United States District Court, S.D. Indiana, Indianapolis Division
MARSHALL B. TUCKER, Plaintiff,
EXPRESS SCRIPTS HOLDING, Defendant.
ENTRY ON MOTION FOR RECONSIDERATION
WALTON PRATT, JUDGE.
matter is before the Court on a Motion for Reconsideration
filed by Defendant Express Scripts Holding Company
(“Express Scripts”) (Filing No. 64).
Following a motion for summary judgment filed by Express
Scripts, the Court entered summary judgment in favor of
Express Scripts on Plaintiff Marshall Tucker's
(“Tucker”) claims for retaliation and harassment
but denied summary judgment on Tucker's claim for race
discrimination under Title VII and Section 1981 (Filing
No. 63). Express Scripts asks the Court to reconsider
the summary judgment Order regarding the race discrimination
claim. For the following reasons, the Court
DENIES the Motion for Reconsideration.
Motion is properly classified as a motion to reconsider under
Federal Rule of Civil Procedure 54(b), as no final judgment
has been entered in this case. See Fed. R. Civ. P.
54(b) (“any order or other decision, however
designated, that adjudicates fewer than all the claims or the
rights and liabilities of fewer than all the parties does not
end the action as to any of the claims or parties and may be
revised at any time before the entry of a judgment
adjudicating all the claims and all the parties' rights
Court applies a similar standard as applied to motions to
alter or amend a judgment under Rule 59(e). Motions to
reconsider filed pursuant to Rule 54(b) or Rule 59(e) are for
the purpose of correcting manifest errors of law or fact or
to present newly discovered evidence not available at the
time of briefing, and a motion to reconsider an order under
Rule 54(b) is judged by largely the same standard as a motion
to alter or amend a judgment under Rule 59(e). Katz-Crank
v. Haskett, 2014 U.S. Dist. LEXIS 95144, at *6 (S.D.
Ind. July 14, 2014); Woods v. Resnick, 725 F.Supp.2d
809, 827-28 (W.D. Wis. 2010).
to reconsider “serve a limited function: to correct
manifest errors of law or fact or to present newly discovered
evidence.” State Farm Fire & Cas. Co. v.
Nokes, 263 F.R.D. 518, 526 (N.D. Ind. 2009). The motion
is to be used “where the Court has patently
misunderstood a party, or has made a decision outside the
adversarial issues presented to the Court by the parties, or
has made an error not of reasoning but of
apprehension.” Bank of Waunakee v. Rochester Cheese
Sales, Inc., 906 F.2d 1185, 1191 (7th Cir. 1990)
purpose of a motion for reconsideration is to ask the court
to reconsider matters “properly encompassed in a
decision on the merits.” Osterneck v. Ernst &
Whinney, 489 U.S. 169, 174 (1989). The motion
“will be successful only where the movant clearly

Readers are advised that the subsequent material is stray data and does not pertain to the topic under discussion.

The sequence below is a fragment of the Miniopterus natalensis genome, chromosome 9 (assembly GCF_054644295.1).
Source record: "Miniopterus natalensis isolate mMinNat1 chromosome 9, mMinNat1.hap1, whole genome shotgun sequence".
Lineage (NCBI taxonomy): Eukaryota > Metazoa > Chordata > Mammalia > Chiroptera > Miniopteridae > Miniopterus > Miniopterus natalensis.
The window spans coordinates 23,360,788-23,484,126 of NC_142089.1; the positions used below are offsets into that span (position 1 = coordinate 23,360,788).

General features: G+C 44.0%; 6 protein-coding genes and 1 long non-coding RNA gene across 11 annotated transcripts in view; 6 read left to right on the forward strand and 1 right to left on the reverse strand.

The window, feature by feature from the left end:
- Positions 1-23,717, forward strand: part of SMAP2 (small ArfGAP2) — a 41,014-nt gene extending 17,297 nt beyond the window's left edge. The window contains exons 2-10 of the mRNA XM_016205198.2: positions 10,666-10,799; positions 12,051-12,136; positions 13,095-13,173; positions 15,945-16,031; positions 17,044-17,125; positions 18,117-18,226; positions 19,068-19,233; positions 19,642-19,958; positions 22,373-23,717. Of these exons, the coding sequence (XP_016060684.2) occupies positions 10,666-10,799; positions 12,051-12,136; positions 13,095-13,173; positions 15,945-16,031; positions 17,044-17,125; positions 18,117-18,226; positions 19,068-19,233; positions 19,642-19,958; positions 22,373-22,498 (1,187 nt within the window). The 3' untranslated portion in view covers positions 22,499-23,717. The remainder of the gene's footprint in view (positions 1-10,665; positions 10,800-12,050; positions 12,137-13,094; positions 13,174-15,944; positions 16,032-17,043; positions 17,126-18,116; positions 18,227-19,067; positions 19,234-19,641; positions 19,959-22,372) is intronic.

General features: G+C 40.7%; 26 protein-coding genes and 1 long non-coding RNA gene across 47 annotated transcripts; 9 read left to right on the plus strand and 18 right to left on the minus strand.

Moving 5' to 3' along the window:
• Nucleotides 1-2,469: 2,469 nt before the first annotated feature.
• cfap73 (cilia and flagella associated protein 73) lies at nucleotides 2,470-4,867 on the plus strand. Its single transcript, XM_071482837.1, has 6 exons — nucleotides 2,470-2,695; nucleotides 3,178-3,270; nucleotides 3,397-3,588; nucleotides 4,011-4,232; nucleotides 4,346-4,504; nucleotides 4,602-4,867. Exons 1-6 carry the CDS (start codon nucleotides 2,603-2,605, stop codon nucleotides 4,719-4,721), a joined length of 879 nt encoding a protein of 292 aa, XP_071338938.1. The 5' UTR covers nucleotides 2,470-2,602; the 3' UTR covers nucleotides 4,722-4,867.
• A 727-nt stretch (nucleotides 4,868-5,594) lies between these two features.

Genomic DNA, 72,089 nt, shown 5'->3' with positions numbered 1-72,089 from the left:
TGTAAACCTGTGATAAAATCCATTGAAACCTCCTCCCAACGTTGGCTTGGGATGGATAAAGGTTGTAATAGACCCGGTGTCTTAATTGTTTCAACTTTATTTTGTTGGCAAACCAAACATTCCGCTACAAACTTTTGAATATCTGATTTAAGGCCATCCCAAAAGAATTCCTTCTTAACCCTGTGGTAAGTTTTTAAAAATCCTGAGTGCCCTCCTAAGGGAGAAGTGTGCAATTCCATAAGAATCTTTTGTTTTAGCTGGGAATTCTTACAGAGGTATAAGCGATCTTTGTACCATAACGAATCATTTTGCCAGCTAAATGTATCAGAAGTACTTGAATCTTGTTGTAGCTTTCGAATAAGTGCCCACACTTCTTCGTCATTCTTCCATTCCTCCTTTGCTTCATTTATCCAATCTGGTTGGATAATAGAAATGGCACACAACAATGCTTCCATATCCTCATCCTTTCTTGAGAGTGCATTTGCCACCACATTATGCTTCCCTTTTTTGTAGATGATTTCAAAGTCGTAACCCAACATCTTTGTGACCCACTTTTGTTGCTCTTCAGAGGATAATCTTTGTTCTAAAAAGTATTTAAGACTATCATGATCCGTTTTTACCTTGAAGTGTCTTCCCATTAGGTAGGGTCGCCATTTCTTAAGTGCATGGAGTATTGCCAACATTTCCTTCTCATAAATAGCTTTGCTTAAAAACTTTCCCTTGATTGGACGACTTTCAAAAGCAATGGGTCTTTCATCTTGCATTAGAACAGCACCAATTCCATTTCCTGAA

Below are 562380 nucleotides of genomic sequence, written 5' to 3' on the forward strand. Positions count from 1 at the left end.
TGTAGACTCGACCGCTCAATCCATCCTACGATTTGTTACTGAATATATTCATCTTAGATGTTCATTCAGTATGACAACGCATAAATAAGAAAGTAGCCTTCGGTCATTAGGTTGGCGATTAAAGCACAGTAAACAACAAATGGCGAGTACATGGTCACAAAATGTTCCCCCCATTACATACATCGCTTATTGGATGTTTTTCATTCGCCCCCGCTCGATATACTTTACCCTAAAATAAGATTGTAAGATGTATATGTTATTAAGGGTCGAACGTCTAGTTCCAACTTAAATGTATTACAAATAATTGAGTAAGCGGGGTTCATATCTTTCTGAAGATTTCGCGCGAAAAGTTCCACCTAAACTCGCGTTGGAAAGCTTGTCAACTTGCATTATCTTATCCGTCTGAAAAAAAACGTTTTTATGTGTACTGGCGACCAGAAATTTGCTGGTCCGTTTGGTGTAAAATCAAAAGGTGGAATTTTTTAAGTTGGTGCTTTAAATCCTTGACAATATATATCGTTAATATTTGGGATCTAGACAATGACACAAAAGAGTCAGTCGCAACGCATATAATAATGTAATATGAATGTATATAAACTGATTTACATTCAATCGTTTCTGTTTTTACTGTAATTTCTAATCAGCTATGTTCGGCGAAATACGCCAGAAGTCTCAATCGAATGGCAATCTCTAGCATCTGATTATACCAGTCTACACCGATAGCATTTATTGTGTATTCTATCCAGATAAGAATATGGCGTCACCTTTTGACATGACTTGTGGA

establishes: (1) that the court committed a manifest error of
law or fact, or (2) that newly discovered evidence precluded
entry of judgment.” Cincinnati Life Ins. Co. v.
Beyrer, 722 F.3d 939, 954 (7th Cir. 2013) (citation and
quotation marks omitted). A manifest error “is not
demonstrated by the disappointment of the losing party. It is
the wholesale disregard, misapplication, or failure to
recognize controlling precedent.” Oto v.
Metropolitan Life Ins. Co., 224 F.3d 601, 606 (7th Cir.
2000) (citation and quotation marks omitted).
is not an appropriate forum for rehashing previously rejected
arguments or arguing matters that could have been heard
during the pendency of the previous motion.” Ahmed
v. Ashcroft, 388 F.3d 247, 249 (7th Cir. 2004) (citation
and quotation marks omitted). Relief pursuant to a motion to
reconsider is an “extraordinary remed[y] reserved for
the exceptional case.” Foster v. DeLuca, 545
F.3d 582, 584 (7th Cir. 2008).
Scripts asks the Court to reconsider its summary judgment
decision regarding Tucker's race discrimination claim
brought pursuant to Title VII and Section 1981. Express
Scripts explains that,
While Defendant does not concede that Plaintiff established
any disputed material facts supporting a prima facie
case of race discrimination, that finding is not material to
this motion. Rather, Defendant seeks reconsideration of the
Court's second and third steps in the analysis, namely
Defendant's proffered legitimate reason for termination,
and Plaintiff's burden of proving that reason pretextual.
(Filing No. 65 at 5.) Express Scripts further
claims, “[i]n addition, the Court has overlooked
Plaintiff's ultimate burden of persuasion as to
discriminatory motive throughout the burden-shifting
analysis.” Id. at 6.
arguing that the Court should reconsider its summary judgment
ruling on the race discrimination claim, Express Scripts
asserts that the Court adopted Tucker's
mischaracterization of the evidence, thereby misunderstanding
Express Scripts' proffered reason for Tucker's
termination and misconstruing the pretext issue.
Scripts points to other cases within the Seventh Circuit and
notes that the other courts held that employers'
reorganization, reduction in force, or financial difficulties
were legitimate reasons for termination. Express Scripts then
goes on to distinguish “position” from
“duties” and asserts that a
“position” can be eliminated and the duties of a
laid-off employee can be absorbed by a retained employee. It
explains that such is the case here; Tucker's position
was eliminated, and another supervisor absorbed Tucker's
duties. Express Scripts then asserts that, “[b]ound by
the above precedents and ...